After all the hope of 2020 ending and COVID vaccines being released to the world, 2021 ended up being another rather horrible year. Thankfully, there were still plenty of exceptional movies to help the time tick by – here are my favourite 10.
A joyous shot of pure empathy, C’mon C’mon may have not been the most revolutionarily original movie of the year, but it was certainly one of the most affecting. A clear-eyed and warm-hearted look at the highs and lows of parenting, it had three of the best performances of the year from Joaquin Phoenix, Gaby Hoffman, and prodigious child actor Woody Norman, all bringing to beautiful the gently wonderful script from Mills.
The best Spielberg since Lincoln was also the best movie musical in a year positively bursting with them. Revitalising the classic ’60s take on Leonard Bernstein and Stephen Sondheim’s legendary stage play, it kept the spirit of the original (along with much of its iconic choreography) and gave it a new lease of life, courtesy of Spielberg’s technical mastery and a magical ensemble cast. Built largely out of young musical theatre actors, it’s a stunning showcase of instant superstars.
One of quite a few pleasant filmic surprises in 2021, Spencer managed to make me care about the drama of the Royal Family with its absurd-yet-sublime deep dive into Princess Diana’s psyche. Kristen Stewart is almost guaranteed to win the Oscar for her take on the People’s Princess, and it will be well-deserved, a magnificently confident performance that anchors this beautifully shot and wonderfully mad ghost story, scored by some of Jonny Greenwood’s best work to date.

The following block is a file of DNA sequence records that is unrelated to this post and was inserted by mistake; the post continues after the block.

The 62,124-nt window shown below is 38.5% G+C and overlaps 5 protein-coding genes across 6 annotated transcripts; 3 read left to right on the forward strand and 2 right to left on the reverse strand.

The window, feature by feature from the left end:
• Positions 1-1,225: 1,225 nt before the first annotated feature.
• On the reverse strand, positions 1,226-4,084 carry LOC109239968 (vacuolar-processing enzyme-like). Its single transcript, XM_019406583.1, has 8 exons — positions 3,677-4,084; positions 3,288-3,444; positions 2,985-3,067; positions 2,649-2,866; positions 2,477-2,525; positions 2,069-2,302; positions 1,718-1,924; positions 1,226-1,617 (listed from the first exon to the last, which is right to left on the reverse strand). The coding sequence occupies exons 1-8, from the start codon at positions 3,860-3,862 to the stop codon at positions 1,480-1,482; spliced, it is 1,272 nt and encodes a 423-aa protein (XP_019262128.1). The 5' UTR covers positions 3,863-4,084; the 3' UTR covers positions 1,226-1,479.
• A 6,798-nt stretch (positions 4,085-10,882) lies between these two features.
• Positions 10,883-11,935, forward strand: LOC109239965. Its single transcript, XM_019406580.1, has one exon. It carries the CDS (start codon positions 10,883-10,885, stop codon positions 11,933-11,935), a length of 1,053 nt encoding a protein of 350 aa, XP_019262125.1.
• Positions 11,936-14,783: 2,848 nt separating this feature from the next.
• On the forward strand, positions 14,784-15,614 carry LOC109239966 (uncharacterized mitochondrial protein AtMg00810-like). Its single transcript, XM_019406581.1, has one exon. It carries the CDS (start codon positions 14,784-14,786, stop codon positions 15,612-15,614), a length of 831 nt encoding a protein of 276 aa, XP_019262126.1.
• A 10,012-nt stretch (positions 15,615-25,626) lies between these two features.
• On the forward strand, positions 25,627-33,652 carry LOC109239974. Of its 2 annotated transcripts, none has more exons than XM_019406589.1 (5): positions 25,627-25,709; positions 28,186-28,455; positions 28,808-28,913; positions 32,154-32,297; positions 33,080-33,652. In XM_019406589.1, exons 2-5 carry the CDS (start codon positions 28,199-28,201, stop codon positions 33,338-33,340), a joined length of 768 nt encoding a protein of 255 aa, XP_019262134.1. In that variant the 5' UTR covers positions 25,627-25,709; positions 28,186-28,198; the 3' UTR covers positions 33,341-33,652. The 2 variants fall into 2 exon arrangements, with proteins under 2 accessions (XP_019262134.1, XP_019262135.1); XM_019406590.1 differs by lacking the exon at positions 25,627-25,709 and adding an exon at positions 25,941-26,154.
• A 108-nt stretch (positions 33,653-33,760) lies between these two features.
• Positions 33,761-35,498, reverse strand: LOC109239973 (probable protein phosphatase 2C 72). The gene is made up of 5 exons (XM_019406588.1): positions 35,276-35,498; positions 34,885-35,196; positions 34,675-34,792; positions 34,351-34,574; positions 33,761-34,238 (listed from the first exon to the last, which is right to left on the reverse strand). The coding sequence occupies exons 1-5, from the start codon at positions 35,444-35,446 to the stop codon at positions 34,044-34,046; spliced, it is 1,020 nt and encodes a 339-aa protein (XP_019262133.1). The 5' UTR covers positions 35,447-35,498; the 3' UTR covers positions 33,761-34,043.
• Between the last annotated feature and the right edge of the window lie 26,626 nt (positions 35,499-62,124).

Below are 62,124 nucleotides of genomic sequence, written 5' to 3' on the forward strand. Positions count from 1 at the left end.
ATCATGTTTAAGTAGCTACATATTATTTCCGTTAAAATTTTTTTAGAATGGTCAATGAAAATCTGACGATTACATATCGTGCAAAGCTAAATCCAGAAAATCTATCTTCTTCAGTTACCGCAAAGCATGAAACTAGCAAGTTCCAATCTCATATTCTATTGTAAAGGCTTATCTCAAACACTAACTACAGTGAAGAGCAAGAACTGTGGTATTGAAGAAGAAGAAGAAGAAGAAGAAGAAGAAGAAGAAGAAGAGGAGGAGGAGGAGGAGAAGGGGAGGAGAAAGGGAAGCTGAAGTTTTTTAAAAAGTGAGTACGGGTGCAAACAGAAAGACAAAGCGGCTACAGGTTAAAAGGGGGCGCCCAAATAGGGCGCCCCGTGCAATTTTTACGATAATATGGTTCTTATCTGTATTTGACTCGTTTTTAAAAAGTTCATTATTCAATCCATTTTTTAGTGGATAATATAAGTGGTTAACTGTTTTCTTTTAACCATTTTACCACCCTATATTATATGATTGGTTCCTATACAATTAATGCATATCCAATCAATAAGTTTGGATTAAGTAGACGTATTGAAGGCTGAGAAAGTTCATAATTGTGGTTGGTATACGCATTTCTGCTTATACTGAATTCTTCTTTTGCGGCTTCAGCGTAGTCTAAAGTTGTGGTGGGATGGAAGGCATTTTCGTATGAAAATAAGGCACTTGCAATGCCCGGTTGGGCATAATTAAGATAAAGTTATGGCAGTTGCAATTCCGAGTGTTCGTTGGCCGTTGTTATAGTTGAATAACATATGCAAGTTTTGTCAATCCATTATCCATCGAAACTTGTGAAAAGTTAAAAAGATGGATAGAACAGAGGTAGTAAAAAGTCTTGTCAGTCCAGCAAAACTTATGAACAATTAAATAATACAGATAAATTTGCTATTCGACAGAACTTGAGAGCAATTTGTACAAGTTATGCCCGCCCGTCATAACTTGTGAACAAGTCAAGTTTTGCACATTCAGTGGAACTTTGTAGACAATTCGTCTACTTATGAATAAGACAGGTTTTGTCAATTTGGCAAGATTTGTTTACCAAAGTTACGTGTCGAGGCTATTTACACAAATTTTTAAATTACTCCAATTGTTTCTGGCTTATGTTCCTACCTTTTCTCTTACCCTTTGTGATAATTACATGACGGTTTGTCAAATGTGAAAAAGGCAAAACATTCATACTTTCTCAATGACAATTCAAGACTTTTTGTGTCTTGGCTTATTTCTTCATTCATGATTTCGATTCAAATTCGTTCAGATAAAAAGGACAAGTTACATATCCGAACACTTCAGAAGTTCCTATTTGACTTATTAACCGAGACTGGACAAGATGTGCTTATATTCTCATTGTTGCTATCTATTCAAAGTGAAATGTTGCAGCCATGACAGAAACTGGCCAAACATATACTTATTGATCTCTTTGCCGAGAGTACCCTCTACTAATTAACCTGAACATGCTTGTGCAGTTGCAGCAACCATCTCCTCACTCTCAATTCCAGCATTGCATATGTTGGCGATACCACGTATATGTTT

David Lowery’s none-more-eclectic career reached new heights with his stunning spin on old Arthurian legend, which did so much more with its $15 million budget than most blockbusters do with 10 times that. A visual feast in everything from its costumes to its sets to its landscapes, Green Knight also provided us with one of Dev Patel’s career-best performances, backed by a mesmerising supporting cast. Weird, unnerving, and brutishly physical, this is everything a Medieval fantasy should be.
Fearlessly tackling the dark sides of sun, sex, and social media, Janicza Bravo’s thrilling and hilarious road trip did the seemingly impossible and turned a Tweet thread into honest-to-god movie magic. A laugh-out-loud romp that never loses its distressingly grim edges, Zola packs so much into its breezy sub-90 minute runtime that you barely have time to catch your breath before you’re onto the next escapade. Bravo’s script and direction are bold and brilliant, bolstered by the year’s best score (from peerless maestro Mica Levi) and possibly its best single performance (from Colman Domingo).
5: Nightmare Alley (Dir; Guillermo del Toro)
Guillermo del Toro’s first film to entirely eschew the supernatural is also his best since Pan’s Labyrinth, and possibly the peak of his entire career to date. A never-better Bradley Cooper is the keystone to this darkly gorgeous dissection of the dangers of ‘The American Dream’, and he’s matched by pitch-perfect design work and fiendishly clever plotting that combines noir with psychological horror and even a heist movie that’s gripping from start to finish. (full review coming soon)